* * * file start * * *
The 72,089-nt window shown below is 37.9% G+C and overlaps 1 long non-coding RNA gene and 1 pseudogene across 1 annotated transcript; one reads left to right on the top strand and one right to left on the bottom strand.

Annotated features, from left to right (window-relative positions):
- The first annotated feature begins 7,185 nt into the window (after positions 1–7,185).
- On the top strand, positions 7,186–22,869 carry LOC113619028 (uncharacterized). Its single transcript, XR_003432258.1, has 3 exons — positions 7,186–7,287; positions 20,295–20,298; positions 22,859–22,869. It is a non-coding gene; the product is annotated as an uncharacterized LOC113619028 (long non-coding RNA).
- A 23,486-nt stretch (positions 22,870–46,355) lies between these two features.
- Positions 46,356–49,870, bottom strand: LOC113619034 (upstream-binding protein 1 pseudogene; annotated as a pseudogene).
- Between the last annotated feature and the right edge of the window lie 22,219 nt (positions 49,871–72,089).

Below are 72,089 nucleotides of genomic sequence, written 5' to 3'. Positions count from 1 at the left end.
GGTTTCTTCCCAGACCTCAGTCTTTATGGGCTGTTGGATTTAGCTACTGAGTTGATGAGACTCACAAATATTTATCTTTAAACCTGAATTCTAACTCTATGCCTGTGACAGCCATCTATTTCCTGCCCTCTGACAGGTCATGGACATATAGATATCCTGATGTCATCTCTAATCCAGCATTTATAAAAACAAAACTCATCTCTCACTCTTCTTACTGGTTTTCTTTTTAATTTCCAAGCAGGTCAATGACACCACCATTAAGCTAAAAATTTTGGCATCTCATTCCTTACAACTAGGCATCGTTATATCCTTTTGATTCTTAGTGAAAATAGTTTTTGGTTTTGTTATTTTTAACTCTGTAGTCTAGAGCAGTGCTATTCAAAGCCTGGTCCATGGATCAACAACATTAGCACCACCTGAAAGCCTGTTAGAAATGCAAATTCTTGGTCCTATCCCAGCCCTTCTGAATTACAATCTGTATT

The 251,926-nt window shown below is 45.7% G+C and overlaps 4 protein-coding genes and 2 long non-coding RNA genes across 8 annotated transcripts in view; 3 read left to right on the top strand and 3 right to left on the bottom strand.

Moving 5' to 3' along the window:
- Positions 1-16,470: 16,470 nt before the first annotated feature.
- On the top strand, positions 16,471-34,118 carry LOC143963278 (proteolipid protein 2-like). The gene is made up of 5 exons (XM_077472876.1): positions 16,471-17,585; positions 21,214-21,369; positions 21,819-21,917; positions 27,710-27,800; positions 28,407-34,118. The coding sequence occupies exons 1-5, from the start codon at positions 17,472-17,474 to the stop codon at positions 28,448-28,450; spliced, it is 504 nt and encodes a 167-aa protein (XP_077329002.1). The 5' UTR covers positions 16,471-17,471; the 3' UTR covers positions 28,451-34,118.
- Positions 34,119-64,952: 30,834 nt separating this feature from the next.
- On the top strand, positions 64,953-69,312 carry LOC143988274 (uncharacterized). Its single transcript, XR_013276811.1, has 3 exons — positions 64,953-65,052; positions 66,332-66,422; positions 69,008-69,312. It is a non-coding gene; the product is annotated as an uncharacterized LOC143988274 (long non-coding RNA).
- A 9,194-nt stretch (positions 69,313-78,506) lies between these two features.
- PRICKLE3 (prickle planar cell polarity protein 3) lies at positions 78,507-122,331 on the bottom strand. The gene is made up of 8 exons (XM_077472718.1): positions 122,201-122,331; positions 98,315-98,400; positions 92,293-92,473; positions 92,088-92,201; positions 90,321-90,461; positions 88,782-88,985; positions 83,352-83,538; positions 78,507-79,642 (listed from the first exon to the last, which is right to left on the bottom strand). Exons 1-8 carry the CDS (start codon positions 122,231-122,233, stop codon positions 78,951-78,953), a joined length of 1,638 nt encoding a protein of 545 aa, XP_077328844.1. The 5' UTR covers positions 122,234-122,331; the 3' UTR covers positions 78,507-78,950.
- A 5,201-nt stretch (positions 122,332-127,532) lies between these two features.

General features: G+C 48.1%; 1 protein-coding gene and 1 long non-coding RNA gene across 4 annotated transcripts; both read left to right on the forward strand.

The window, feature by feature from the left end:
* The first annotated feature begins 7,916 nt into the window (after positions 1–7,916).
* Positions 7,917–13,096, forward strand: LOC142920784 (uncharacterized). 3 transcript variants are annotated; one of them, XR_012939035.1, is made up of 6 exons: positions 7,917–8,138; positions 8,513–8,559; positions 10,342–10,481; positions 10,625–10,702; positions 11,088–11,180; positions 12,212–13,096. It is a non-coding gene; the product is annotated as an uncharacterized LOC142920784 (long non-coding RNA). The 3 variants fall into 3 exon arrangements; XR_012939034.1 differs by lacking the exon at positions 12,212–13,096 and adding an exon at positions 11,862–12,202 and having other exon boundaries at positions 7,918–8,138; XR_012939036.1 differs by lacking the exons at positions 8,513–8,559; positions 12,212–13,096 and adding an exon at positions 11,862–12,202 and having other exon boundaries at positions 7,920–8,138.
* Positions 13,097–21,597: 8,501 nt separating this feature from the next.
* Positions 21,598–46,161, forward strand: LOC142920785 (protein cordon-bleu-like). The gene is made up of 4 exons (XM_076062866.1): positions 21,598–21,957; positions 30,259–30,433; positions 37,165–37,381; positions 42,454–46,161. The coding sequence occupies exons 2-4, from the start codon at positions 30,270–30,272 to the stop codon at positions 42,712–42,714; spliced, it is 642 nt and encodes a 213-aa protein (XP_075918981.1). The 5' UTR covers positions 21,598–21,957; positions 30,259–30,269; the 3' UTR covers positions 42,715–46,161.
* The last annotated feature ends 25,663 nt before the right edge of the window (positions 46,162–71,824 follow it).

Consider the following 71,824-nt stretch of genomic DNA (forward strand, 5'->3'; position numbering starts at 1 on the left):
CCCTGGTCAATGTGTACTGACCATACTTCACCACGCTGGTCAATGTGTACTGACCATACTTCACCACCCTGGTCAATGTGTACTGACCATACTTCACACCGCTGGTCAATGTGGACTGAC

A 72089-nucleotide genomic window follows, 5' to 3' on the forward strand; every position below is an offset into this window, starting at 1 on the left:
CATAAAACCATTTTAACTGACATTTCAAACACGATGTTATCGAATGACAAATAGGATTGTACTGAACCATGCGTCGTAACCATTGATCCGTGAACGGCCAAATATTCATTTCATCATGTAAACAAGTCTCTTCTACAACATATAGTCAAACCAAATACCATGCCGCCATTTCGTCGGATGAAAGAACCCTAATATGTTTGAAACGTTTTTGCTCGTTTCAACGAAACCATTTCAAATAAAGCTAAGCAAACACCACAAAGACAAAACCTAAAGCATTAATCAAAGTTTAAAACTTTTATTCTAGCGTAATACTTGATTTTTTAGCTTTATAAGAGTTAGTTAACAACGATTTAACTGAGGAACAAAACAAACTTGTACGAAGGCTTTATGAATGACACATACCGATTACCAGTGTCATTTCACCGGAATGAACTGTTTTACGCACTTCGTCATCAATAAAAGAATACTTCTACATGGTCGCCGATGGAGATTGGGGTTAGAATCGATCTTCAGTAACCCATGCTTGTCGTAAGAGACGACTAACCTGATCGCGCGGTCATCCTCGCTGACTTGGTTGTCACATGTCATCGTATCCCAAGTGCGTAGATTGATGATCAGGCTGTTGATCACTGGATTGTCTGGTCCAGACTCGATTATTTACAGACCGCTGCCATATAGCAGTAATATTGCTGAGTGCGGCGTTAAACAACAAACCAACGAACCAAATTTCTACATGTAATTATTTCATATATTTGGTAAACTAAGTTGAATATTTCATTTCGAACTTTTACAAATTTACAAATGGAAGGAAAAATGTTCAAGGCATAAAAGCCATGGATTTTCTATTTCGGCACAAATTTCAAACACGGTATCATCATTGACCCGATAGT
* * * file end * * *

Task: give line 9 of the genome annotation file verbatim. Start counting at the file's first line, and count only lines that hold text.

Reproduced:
GGTTTCTTCCCAGACCTCAGTCTTTATGGGCTGTTGGATTTAGCTACTGAGTTGATGAGACTCACAAATATTTATCTTTAAACCTGAATTCTAACTCTATGCCTGTGACAGCCATCTATTTCCTGCCCTCTGACAGGTCATGGACATATAGATATCCTGATGTCATCTCTAATCCAGCATTTATAAAAACAAAACTCATCTCTCACTCTTCTTACTGGTTTTCTTTTTAATTTCCAAGCAGGTCAATGACACCACCATTAAGCTAAAAATTTTGGCATCTCATTCCTTACAACTAGGCATCGTTATATCCTTTTGATTCTTAGTGAAAATAGTTTTTGGTTTTGTTATTTTTAACTCTGTAGTCTAGAGCAGTGCTATTCAAAGCCTGGTCCATGGATCAACAACATTAGCACCACCTGAAAGCCTGTTAGAAATGCAAATTCTTGGTCCTATCCCAGCCCTTCTGAATTACAATCTGTATT